How long do Kangaroos stay in the Pouch? (Solved)
Kangaroos are marsupials and all female kangaroos have pouches. During my journey through Australia I could observe again and again young animals in the mother's pouch, but in some pouches no animal could be seen. How long do kangaroos stay in the pouch?
The babies of many kangaroo species stay in the mother's pouch for 8 - 11 months. They leave the pouch for the first time about 6 - 9 months after birth. The young finally leave the pouch about 8 - 12 months after birth, depending on the species.
Even after leaving the pouch, young kangaroos depend on their mother. They put their head into the pouch to drink milk until they are about 1.5 years old.
The sequence from birth to independent kangaroo consists of the following life events:
- The first crawl into the pouch
- The first exit from the pouch
- Finally leaving the pouch and living next to the mother
- The period after weaning until sexual maturity
Kangaroos are marsupials. This does not mean that kangaroos are born in their mother's pouch. However, the animals spend their first months of life there after birth.
How much time joeys typically spend in the pouch
Much of the young animal's development occurs in the mother's pouch. The following table shows how long kangaroos typically stay in the mother's pouch:
|Kangaroo species||Leaves the pouch for the first time (age in months)||Leaves the pouch permanently (age in months)||Drinks milk (age in months)|
|Red kangaroo||6||8 - 9||12|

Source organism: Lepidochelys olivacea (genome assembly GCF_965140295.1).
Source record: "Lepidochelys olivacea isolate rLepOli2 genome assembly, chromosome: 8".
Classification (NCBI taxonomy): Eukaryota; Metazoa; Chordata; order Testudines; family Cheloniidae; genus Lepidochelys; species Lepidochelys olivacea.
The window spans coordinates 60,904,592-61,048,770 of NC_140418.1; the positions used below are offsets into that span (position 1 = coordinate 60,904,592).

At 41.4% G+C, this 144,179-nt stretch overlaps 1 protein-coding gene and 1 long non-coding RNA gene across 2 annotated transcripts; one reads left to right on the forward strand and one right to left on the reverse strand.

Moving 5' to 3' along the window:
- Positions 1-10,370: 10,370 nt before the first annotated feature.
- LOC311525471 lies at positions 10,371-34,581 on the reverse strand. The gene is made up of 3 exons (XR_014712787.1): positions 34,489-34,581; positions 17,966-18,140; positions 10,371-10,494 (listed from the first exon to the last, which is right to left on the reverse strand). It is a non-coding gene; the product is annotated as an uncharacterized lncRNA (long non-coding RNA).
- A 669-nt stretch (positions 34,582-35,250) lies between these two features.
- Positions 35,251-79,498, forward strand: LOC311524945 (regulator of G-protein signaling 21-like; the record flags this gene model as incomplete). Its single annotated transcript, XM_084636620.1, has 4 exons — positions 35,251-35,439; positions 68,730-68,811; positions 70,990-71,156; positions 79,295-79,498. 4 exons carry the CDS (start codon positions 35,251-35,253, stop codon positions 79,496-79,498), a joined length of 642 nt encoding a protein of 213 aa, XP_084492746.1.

|Eastern grey kangaroo||8 - 10||9 - 11||18|
|Western grey kangaroo||9 - 10||10 - 11||18|
|Antilopine kangaroo||7||9||12 - 13|
|Quokka||5 - 6||6 - 7||8|
The table shows that kangaroos leave the pouch for the first time when they are six to nine months old. Within this time, young kangaroos experience incredible growth.
A pouch young (joey) weighs about 1 gram (0.03 oz) at birth. In the larger kangaroo species (e.g. Red Kangaroo, Western Grey Kangaroo, Eastern Grey Kangaroo), a young weighs about 4 kg (141 oz) when it leaves the pouch.
About the birth of kangaroos and time in the pouch
Kangaroos are born after a very short pregnancy. The development time until birth is about one month. The fetus must crawl independently from the mother's birth canal into the mother's pouch. The opening of the birth canal is on the underside of the abdomen:
The picture shows the birth canal (below) circled in red from which the young animal (joey) is born. The newborn must then crawl independently from the birth canal over the mother's fur into the pouch. The opening of the pouch is also circled in red.
What does a newborn kangaroo look like when it enters the pouch?